Technology Context: Audio Script.

To go along with my ten minute video, we have been advised to devise a script to go along with the range of videos and images that consist of our artist and photographer. It is an essential part of the video as it keeps the viewer entertained while also allowing them to gather a range of information. The methods that we have been recommended to use are Audacity Software, using a microphone and recording via a mac or pc and finally using a Dictaphone. I have decided for my audio I would record the script work on my dictaphone, and then take the mp3 files from that recording and then open it up with my video software, Pinnacle. It is also in this part that we have the choice to use music that is complimentary to our decade. Although my music choice is not of the 1980’s, after watching the film version of Alan Moore’s “Watchmen”, in which the opening credits contain the song “Times They Are A Changin'” by Bob Dylan, in time to the timeline of the story’s first generations “The Minute Men”. I felt that this song worked better with my video as it pays homage to the film adaptation, but also because it seemed to fit better with my caption of videos and pictures from this decade as it has a very nostalgic feel which brings that in to my video.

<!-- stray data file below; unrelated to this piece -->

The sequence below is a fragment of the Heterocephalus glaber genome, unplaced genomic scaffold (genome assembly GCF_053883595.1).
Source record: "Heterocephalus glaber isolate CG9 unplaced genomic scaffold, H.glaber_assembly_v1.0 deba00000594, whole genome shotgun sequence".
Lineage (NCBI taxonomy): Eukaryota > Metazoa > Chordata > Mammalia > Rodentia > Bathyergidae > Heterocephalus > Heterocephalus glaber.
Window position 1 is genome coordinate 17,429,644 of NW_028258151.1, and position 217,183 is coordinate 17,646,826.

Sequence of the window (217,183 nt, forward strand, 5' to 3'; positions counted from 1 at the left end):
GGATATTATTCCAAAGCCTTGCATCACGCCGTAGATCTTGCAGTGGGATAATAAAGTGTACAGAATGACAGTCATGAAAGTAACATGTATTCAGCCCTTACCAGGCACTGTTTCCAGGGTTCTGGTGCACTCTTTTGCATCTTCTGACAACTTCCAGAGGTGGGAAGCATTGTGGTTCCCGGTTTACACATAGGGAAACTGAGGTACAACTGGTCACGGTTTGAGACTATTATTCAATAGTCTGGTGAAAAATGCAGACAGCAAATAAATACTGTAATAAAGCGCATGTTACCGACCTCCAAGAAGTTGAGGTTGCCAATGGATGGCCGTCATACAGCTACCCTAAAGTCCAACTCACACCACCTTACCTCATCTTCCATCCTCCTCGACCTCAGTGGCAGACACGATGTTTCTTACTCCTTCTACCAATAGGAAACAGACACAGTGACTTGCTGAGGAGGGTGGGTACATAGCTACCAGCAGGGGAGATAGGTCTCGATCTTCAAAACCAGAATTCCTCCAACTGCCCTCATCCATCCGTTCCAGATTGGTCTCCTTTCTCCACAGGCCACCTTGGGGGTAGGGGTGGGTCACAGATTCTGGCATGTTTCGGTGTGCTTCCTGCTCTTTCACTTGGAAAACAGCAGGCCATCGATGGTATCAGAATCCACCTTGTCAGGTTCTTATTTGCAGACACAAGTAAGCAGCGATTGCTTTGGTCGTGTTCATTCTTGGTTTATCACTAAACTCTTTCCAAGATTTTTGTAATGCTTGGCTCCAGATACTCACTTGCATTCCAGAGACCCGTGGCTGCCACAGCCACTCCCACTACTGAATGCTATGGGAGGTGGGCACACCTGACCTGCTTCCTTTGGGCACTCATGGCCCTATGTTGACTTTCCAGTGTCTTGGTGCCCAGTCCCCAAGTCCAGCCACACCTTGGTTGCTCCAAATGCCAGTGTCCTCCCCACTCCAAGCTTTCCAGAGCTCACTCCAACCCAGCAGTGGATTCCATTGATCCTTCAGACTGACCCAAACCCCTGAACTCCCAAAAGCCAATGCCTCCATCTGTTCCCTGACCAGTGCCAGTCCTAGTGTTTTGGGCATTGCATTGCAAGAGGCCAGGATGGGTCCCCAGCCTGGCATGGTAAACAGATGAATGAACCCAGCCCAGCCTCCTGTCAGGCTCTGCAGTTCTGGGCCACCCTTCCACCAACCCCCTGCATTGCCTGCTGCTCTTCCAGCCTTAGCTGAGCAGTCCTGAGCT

Below is my audio script for the video. It is split in two sections like the video timeline.

Presentation Script:

The 1980’s, a time of great social, economic and cultural change; and not just bad hair and fashion to those who remember it well. The idea of peace and love and the relaxed society attitude of its previous decades had long gone and the stigma of worry and uncertainty for the future began to linger in everyone’s mind. It was also during this time that this stigma would be inhabited in the themes of the uprising of Underground Comix. The themes that consisted in these underground comics influenced and eventually became part of the mainstream comics produced by writer and artist Alan Moore, the father of the original graphic novels.